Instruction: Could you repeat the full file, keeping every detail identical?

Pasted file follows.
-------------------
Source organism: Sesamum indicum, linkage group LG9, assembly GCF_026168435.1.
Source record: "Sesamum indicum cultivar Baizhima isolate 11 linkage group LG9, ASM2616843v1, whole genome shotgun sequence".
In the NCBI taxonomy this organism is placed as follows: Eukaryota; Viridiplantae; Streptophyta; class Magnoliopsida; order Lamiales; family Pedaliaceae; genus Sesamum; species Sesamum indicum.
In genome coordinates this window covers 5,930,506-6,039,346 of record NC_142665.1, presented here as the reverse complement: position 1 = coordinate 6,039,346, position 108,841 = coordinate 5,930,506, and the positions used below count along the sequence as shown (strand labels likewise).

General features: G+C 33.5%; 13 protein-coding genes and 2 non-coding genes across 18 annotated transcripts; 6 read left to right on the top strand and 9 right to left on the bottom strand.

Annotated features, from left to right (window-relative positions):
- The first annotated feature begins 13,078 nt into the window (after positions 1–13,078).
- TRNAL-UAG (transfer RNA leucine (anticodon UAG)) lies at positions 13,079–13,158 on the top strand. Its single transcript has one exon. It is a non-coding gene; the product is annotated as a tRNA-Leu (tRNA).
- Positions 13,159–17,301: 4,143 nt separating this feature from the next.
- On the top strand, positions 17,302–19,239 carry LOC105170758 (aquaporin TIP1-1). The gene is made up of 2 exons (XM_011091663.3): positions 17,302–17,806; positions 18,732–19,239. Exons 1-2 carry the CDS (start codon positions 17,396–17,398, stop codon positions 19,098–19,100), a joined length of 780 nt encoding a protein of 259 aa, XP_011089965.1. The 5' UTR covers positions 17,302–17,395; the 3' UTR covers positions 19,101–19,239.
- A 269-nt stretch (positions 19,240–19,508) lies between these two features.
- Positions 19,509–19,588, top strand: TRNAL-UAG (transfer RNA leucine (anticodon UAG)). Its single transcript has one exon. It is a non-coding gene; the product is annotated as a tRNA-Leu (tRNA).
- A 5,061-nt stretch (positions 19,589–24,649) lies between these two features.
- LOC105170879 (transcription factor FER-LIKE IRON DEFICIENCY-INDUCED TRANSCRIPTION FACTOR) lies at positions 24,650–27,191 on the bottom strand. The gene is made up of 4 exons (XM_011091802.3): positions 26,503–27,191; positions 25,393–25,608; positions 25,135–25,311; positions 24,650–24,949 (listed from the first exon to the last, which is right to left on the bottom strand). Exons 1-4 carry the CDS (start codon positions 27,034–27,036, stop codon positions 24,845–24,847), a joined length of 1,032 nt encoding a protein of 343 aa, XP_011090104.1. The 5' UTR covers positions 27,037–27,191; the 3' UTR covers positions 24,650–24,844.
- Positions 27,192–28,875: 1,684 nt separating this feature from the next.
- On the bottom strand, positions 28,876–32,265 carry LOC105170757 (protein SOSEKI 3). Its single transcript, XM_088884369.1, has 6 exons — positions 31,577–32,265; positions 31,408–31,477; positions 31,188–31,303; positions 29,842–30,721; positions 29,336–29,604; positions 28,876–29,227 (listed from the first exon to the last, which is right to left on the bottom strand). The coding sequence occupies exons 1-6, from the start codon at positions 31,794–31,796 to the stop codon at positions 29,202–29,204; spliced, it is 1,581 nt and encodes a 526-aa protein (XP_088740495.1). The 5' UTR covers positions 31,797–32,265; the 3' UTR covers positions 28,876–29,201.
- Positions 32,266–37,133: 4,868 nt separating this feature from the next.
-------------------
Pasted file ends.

Source organism: Sesamum indicum, linkage group LG9, assembly GCF_026168435.1.
Source record: "Sesamum indicum cultivar Baizhima isolate 11 linkage group LG9, ASM2616843v1, whole genome shotgun sequence".
In the NCBI taxonomy this organism is placed as follows: Eukaryota; Viridiplantae; Streptophyta; class Magnoliopsida; order Lamiales; family Pedaliaceae; genus Sesamum; species Sesamum indicum.
In genome coordinates this window covers 5,930,506-6,039,346 of record NC_142665.1, presented here as the reverse complement: position 1 = coordinate 6,039,346, position 108,841 = coordinate 5,930,506, and the positions used below count along the sequence as shown (strand labels likewise).

General features: G+C 33.5%; 13 protein-coding genes and 2 non-coding genes across 18 annotated transcripts; 6 read left to right on the top strand and 9 right to left on the bottom strand.

Annotated features, from left to right (window-relative positions):
- The first annotated feature begins 13,078 nt into the window (after positions 1–13,078).
- TRNAL-UAG (transfer RNA leucine (anticodon UAG)) lies at positions 13,079–13,158 on the top strand. Its single transcript has one exon. It is a non-coding gene; the product is annotated as a tRNA-Leu (tRNA).
- Positions 13,159–17,301: 4,143 nt separating this feature from the next.
- On the top strand, positions 17,302–19,239 carry LOC105170758 (aquaporin TIP1-1). The gene is made up of 2 exons (XM_011091663.3): positions 17,302–17,806; positions 18,732–19,239. Exons 1-2 carry the CDS (start codon positions 17,396–17,398, stop codon positions 19,098–19,100), a joined length of 780 nt encoding a protein of 259 aa, XP_011089965.1. The 5' UTR covers positions 17,302–17,395; the 3' UTR covers positions 19,101–19,239.
- A 269-nt stretch (positions 19,240–19,508) lies between these two features.
- Positions 19,509–19,588, top strand: TRNAL-UAG (transfer RNA leucine (anticodon UAG)). Its single transcript has one exon. It is a non-coding gene; the product is annotated as a tRNA-Leu (tRNA).
- A 5,061-nt stretch (positions 19,589–24,649) lies between these two features.
- LOC105170879 (transcription factor FER-LIKE IRON DEFICIENCY-INDUCED TRANSCRIPTION FACTOR) lies at positions 24,650–27,191 on the bottom strand. The gene is made up of 4 exons (XM_011091802.3): positions 26,503–27,191; positions 25,393–25,608; positions 25,135–25,311; positions 24,650–24,949 (listed from the first exon to the last, which is right to left on the bottom strand). Exons 1-4 carry the CDS (start codon positions 27,034–27,036, stop codon positions 24,845–24,847), a joined length of 1,032 nt encoding a protein of 343 aa, XP_011090104.1. The 5' UTR covers positions 27,037–27,191; the 3' UTR covers positions 24,650–24,844.
- Positions 27,192–28,875: 1,684 nt separating this feature from the next.
- On the bottom strand, positions 28,876–32,265 carry LOC105170757 (protein SOSEKI 3). Its single transcript, XM_088884369.1, has 6 exons — positions 31,577–32,265; positions 31,408–31,477; positions 31,188–31,303; positions 29,842–30,721; positions 29,336–29,604; positions 28,876–29,227 (listed from the first exon to the last, which is right to left on the bottom strand). The coding sequence occupies exons 1-6, from the start codon at positions 31,794–31,796 to the stop codon at positions 29,202–29,204; spliced, it is 1,581 nt and encodes a 526-aa protein (XP_088740495.1). The 5' UTR covers positions 31,797–32,265; the 3' UTR covers positions 28,876–29,201.
- Positions 32,266–37,133: 4,868 nt separating this feature from the next.